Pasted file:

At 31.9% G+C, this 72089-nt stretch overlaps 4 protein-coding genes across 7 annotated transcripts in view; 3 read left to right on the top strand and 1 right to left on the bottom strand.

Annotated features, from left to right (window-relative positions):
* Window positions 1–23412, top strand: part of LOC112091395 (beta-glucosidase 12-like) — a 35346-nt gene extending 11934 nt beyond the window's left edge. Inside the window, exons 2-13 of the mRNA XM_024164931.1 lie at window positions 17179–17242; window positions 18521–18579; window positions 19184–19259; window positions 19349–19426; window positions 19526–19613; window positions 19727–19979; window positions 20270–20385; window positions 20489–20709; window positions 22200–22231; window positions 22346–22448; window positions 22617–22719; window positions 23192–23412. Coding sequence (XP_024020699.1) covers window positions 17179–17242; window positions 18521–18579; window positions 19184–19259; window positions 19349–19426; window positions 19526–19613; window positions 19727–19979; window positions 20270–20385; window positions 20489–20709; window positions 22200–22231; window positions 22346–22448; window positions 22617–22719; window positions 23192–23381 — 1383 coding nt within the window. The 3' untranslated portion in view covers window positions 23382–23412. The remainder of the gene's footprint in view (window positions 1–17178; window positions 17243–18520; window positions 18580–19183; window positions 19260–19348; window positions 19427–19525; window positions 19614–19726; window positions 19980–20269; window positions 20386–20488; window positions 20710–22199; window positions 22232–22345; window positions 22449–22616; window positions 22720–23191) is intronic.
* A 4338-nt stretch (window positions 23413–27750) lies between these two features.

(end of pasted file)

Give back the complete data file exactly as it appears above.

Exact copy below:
At 31.9% G+C, this 72089-nt stretch overlaps 4 protein-coding genes across 7 annotated transcripts in view; 3 read left to right on the top strand and 1 right to left on the bottom strand.

Annotated features, from left to right (window-relative positions):
* Window positions 1–23412, top strand: part of LOC112091395 (beta-glucosidase 12-like) — a 35346-nt gene extending 11934 nt beyond the window's left edge. Inside the window, exons 2-13 of the mRNA XM_024164931.1 lie at window positions 17179–17242; window positions 18521–18579; window positions 19184–19259; window positions 19349–19426; window positions 19526–19613; window positions 19727–19979; window positions 20270–20385; window positions 20489–20709; window positions 22200–22231; window positions 22346–22448; window positions 22617–22719; window positions 23192–23412. Coding sequence (XP_024020699.1) covers window positions 17179–17242; window positions 18521–18579; window positions 19184–19259; window positions 19349–19426; window positions 19526–19613; window positions 19727–19979; window positions 20270–20385; window positions 20489–20709; window positions 22200–22231; window positions 22346–22448; window positions 22617–22719; window positions 23192–23381 — 1383 coding nt within the window. The 3' untranslated portion in view covers window positions 23382–23412. The remainder of the gene's footprint in view (window positions 1–17178; window positions 17243–18520; window positions 18580–19183; window positions 19260–19348; window positions 19427–19525; window positions 19614–19726; window positions 19980–20269; window positions 20386–20488; window positions 20710–22199; window positions 22232–22345; window positions 22449–22616; window positions 22720–23191) is intronic.
* A 4338-nt stretch (window positions 23413–27750) lies between these two features.